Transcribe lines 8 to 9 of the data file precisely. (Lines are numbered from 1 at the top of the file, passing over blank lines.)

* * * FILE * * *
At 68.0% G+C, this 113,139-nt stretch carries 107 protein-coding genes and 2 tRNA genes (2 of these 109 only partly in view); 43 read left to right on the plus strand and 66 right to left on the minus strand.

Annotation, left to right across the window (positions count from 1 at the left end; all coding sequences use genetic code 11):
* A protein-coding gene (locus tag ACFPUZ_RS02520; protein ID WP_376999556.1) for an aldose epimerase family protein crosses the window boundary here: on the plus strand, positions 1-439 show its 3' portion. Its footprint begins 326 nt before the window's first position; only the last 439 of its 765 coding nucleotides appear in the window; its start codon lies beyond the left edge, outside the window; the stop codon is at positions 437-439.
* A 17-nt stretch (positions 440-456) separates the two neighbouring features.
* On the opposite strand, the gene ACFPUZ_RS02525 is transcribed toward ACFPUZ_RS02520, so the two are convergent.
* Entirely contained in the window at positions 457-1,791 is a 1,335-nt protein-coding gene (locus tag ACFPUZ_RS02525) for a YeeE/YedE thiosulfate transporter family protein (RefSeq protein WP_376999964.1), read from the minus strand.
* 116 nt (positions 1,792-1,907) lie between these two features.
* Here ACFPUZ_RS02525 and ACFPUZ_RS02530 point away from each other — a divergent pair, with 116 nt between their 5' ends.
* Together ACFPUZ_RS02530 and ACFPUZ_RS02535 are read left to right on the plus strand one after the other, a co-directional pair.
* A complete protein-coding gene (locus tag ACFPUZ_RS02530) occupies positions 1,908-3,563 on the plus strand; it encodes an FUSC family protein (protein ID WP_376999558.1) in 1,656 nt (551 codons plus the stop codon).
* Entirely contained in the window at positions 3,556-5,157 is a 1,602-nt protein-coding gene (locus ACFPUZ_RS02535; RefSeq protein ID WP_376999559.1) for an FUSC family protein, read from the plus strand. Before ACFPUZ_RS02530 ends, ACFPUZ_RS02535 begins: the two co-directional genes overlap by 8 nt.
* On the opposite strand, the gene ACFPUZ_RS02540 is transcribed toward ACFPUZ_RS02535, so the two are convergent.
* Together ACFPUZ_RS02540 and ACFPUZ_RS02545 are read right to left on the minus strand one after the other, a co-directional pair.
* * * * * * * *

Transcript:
* Here ACFPUZ_RS02525 and ACFPUZ_RS02530 point away from each other — a divergent pair, with 116 nt between their 5' ends.
* Together ACFPUZ_RS02530 and ACFPUZ_RS02535 are read left to right on the plus strand one after the other, a co-directional pair.